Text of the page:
Britain Senior Minister Michael Gove said the U.K. will stick to EU rules during its 11-month transition period, and that it has plans to work out a free trade deal moving forward. The EU is Britain’s largest trading partner.
“The U.K. will be outside the single market and outside the customs union, so we will have to be ready for the customs procedures and regulatory checks that will inevitably follow,” Gove said.
The U.K. said it would treat imports and exports the same, with traders both in and out of the country required to declare customs and be liable to checking goods. Former plans that would ease cargo flow in case of a no-deal Brexit are no longer necessary, Gove said, and businesses will have time to adapt to the changes.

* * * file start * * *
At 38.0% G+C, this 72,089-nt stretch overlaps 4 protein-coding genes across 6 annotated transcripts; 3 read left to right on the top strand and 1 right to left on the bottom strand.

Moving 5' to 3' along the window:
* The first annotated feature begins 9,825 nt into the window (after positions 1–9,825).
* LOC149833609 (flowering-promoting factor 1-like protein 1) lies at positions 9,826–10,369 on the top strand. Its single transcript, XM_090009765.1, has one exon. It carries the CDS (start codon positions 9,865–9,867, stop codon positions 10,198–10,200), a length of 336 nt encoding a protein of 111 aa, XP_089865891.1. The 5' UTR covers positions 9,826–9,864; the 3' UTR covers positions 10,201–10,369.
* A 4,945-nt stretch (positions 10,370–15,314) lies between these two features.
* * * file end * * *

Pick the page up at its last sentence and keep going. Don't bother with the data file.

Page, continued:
The border controls will help to make sure the correct customs and excise fees are collected, as well as making sure the borders stay safe.
Brexit has also had a large effect on FinTechs in Britain, and many of them are moving to the EU.
According to think tank New Financial, more than 275 banking and finance firms have moved at least some, if not all, of their asset base, staff or operations from the U.K. into the EU, as of March. Dublin has seen about 100 relocations, Luxembourg has gotten 60, Paris has gotten 41 and Frankfurt has gotten 40.
France is especially attractive to FinTechs because in September, President Emmanuel Macron announced that asset managers and insurers have started a 5 billion euro investment to help grow new tech startups into tech giants. France wants to have 25 FinTech unicorns (companies valued at more than $1 billion) by the end of 2025.